Canadian Mounted Police use unmanned aircraft systems to conduct aerial photography for reconstruction of crime and accident scenes
Police accident reconstructionists are required to conduct a thorough investigation in case of serious motor vehicle accidents, covering all aspects of the incidents to determine the cause and effect. Th is requires that the investigator documents the entire scene, including obtaining measurements and specific placement/ location of vehicles, victims and objects involved. It is also best if a record of any skid marks and road conditions can be recorded. The more detail is obtained, the more complete and accurate the analysis of the event will be. It is crucial that all interested parties are provided with an accurate analysis of the actual sequence of events. Often detailed documentation of such scenes take in excess of 6 hours to complete the site and involve several investigators and support personnel.
To provide the best analysis of these types of accidents, Doug Green, a Royal Canadian Mounted Police “F” Division Forensic Collision Reconstructionist, utilised a remote-controlled helicopter equipped with a digital still camera to conduct aerial photography of the scene. When utilised with other technologies, Green was able to obtain accurate measurements from the photographs, and conduct a more in-depth analysis of the scene. Th is allowed him to present a complete visual representation of events.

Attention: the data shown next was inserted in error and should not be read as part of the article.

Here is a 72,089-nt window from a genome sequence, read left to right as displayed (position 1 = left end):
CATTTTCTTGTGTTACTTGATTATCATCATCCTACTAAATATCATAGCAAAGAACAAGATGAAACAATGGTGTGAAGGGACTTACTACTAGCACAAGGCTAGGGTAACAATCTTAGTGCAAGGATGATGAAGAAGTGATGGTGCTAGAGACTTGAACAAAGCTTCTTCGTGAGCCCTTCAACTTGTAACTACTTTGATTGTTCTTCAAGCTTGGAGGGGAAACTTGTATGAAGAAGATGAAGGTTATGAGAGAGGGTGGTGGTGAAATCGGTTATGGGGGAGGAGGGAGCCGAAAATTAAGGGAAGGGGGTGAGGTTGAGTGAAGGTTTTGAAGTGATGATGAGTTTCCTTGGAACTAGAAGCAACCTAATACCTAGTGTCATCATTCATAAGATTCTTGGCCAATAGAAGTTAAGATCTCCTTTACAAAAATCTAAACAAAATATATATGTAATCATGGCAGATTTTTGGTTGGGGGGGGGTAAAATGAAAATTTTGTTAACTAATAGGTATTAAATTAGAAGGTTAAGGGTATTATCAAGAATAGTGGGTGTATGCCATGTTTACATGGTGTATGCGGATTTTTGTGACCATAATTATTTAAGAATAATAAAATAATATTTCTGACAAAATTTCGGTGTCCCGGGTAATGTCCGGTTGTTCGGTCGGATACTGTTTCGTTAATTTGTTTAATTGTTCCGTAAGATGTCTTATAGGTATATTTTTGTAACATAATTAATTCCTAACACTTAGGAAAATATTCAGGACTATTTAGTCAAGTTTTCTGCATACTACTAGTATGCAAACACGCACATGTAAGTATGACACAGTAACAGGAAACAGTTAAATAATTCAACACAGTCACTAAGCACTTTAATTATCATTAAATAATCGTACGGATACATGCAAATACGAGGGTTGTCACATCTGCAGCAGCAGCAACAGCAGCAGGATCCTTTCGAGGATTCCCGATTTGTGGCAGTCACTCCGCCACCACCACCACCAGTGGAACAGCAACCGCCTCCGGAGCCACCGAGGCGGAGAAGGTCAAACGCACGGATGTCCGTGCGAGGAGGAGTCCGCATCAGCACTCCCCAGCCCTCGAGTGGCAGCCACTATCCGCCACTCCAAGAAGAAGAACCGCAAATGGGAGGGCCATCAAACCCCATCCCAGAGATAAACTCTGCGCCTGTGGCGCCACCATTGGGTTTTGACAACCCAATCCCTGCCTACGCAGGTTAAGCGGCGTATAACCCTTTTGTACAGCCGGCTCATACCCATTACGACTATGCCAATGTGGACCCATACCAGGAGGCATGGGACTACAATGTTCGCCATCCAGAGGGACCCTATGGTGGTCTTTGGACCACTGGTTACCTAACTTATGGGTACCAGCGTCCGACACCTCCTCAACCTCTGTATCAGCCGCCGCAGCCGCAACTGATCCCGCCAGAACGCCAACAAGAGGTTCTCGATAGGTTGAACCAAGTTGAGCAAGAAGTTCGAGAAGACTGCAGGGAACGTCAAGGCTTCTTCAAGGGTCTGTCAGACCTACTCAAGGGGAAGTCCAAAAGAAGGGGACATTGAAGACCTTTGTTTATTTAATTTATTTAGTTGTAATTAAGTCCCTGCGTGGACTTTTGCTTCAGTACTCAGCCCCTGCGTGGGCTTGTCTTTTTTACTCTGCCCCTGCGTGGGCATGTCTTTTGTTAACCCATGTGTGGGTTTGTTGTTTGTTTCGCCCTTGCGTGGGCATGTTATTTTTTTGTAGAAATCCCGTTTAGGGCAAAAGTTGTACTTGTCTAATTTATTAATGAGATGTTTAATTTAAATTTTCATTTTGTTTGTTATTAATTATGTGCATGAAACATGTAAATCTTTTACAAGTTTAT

Traditionally, most investigations of this nature are conducted solely at ground level. But utilising UAS such as the Draganflyer X6 remote controlled helicopter system, Green has been able to investigate various types of scenes obtaining aerial perspectives and overall views. Previously, the resources required to obtain these views were too costly or not readily available to him. In 2012, Greene logged 99 missions with a total accumulated flight time of 11 hours. These included 13 traffic collision scenes, six crime scenes, two search scenes, and one emergency response team tactical scene with the X6.
With the portability and versatility of the Draganflyer X6, photographs were easily obtained of almost any scene. In addition, live video allowed the investigator to see the kind and quality of photographs being taken to ensure requirements were met. The ability to obtain aerial photographs reduced the time spent documenting the crime/accident scene. The high quality of the imagining allowed for continued and further analysis of the scene without risk of the scene being altered.
There are certain limitations associated with the use of remote controlled aerial systems. These include the capabilities of the aircraft and pilots, weather conditions and regulations involving the use of airspace. Most countries consider the operation of any type of unmanned aircraft for this type of application to be “commercial use” and require the agency and pilot to conform to strict regulations and licensing protocols.